Here is a recap from 1337W422102:
The following post-con writeup does not necessarily reflect the views of The Fighting 1:18th and/or its staff. The opinions belong to the author, 1337W422102, whose opinions are facts.
Can’t make it to the big ones like New York or San Diego? Neither can I, but that doesn’t mean you can’t go to a comic convention at all. So pull out your lists, grab your LARPing swords, and let’s take a look at this year’s Montreal Comiccon.
The Montreal con has grown exponentially (pun on “expo” unintended) in the last few years, changing to larger and larger venues and securing legendary guests such as Stan “The Man” Lee himself. With bigger guests and larger halls come bigger price tags and unfortunate sponsorship. Was the weekend worth the 3-day pass?
The answer wasn’t obvious at first. The phrase “Presented by Playstation” plagued every official Montreal Comiccon logo and various video game companies had booths set up to peddle their annual-sports-title mediocrity, circlejerk, and have panels on how their outdated tech, business practices, and general philosophy are somehow of relevance.
Luckily, the floor wasn’t entirely smeared with crap. Vendors had tables and shelves filled with all kinds of merchandise for most pop culture interests. Or at least those you shouldn’t be arrested for having. That’s the beauty of comic con. For the uninitiated, it’s not just about comics. Other pop culture interests are covered as well, such as movies, cartoons, video games, and TV shows. Members of Canadian Transformers site Cybertron.ca and JoeCanuck.com, THE Canadian G.I. Joe community, were on-site. Vendors offered pixelated video game paintings, shirts with artwork from cult-classic TV show, and all kinds of figures, trinkets, and memorabilia. It’s a comic con; you should know what to expect.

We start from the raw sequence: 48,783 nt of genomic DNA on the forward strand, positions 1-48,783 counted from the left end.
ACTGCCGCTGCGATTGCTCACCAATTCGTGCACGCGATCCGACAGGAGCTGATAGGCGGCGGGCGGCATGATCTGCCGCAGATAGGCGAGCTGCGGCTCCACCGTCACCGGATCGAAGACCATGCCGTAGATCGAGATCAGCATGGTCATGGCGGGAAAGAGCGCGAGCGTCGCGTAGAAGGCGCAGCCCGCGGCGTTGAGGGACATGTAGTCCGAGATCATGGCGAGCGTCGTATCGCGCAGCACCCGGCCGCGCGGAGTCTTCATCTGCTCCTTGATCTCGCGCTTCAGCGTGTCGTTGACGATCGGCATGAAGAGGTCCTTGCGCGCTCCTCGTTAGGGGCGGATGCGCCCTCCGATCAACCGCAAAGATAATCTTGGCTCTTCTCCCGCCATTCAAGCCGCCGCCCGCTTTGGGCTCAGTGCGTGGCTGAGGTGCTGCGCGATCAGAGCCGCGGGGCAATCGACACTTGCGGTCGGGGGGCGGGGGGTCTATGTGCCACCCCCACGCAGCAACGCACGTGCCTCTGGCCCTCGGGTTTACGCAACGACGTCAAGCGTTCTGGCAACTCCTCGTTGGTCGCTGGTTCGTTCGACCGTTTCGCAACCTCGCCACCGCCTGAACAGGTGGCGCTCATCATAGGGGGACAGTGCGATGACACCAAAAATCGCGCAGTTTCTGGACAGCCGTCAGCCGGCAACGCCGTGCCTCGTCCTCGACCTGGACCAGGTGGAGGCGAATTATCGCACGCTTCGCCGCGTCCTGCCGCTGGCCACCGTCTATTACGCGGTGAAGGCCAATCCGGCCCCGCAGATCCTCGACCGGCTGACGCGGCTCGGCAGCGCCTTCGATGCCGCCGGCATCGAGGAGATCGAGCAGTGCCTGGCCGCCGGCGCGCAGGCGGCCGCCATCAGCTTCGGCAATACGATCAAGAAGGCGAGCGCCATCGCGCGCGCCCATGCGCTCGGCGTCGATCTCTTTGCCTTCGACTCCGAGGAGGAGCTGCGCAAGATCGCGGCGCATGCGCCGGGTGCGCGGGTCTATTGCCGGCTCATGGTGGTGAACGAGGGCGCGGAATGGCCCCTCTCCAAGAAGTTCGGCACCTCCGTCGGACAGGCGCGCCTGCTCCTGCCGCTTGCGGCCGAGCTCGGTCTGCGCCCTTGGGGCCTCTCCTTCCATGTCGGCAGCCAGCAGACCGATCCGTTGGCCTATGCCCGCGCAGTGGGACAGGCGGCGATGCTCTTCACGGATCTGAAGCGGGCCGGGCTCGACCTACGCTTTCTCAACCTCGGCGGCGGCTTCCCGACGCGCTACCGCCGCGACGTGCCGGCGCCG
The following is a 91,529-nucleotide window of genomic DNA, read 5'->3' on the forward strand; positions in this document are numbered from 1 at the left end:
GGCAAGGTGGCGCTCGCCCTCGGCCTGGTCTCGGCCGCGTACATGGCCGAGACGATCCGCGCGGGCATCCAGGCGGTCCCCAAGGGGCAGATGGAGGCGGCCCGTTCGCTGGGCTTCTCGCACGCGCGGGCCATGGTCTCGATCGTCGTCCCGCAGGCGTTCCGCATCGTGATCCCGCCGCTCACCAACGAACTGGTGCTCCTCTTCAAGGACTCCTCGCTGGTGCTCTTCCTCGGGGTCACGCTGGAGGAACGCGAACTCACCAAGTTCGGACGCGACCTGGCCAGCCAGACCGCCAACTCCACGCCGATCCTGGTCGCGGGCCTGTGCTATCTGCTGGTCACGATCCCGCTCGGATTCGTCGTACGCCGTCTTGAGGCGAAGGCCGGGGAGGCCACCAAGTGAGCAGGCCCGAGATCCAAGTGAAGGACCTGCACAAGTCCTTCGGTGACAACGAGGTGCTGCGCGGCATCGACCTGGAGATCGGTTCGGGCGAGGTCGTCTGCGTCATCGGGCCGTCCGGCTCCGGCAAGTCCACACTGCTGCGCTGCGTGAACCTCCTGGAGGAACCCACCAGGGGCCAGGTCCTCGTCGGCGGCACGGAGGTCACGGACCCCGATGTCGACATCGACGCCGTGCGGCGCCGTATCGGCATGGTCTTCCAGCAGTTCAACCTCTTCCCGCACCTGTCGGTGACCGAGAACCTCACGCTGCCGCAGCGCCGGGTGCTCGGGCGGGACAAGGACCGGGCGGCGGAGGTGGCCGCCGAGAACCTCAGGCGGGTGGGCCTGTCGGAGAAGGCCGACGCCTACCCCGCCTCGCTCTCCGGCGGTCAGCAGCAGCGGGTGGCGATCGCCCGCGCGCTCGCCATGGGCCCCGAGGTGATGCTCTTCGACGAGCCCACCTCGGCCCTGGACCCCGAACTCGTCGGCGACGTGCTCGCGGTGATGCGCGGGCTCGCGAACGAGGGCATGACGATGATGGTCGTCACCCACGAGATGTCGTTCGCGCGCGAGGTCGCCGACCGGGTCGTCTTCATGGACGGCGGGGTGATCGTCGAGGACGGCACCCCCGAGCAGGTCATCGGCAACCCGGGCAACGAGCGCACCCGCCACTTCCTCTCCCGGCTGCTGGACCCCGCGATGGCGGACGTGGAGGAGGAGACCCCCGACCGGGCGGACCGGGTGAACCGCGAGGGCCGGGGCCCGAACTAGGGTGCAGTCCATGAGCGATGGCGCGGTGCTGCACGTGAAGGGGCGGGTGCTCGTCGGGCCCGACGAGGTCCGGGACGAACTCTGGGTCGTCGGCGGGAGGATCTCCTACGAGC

You should also expect comic-industry guests such as Neal Adams and Chris Claremont. Say what you will about either of them, there’s no denying that they’re big names. Unfortunately, Herb Trimpe had to cancel at the last minute. He’s probably best known here at the Fighting 1:18th for his work on G.I. Joe comics, even though that accounts for but a fraction of his long and storied career.
If local talent is more your bag, you’ll find members of Quebec’s French bande dessiné scene, graphic storytelling the likes of which you’ll be hard-pressed to find outside of Europe. Maybe you like pirates and swashbuckling adventure on the high seas. Then Montreal-based artist Kelly Tindall’s comic Strangebeard has you covered. He tells me he’s trying to get Ron Gilbert or Tim Schafer of Monkey Island fame (among many other titles) to write a brief introduction for Strangebeard‘s collected release. And if that’s not good enough for you, there was some flavor of Canadian superhero web series starring latex fetish models as actors. Why not, eh?
Comic book people weren’t the only special guests: stars of movies and TV were present. A new school Battlestar Galactica reunion brought some of the series’ biggest stars to the con. But Olmos charges too much for autographs, so I didn’t end up getting him to sign my Blade Runner DVD set. It’s too bad I can’t afford it… but, then again, who does?
Christopher Lloyd, probably best known at the Fighting 1:18th as Doc Brown from Back to the Future, hosted a panel and took questions from the audience. Unlike his famous character, the actor was extremely laid back and down-to-earth. Since his career was so long, he had unfortunately forgotten about some of the movies and games that fans asked him about. He apologized on stage, and it was clear the audience was not going to stay mad at him. The panel ended before I could ask him a question, though.
Check out the rest of Number’s write up and more on Page 3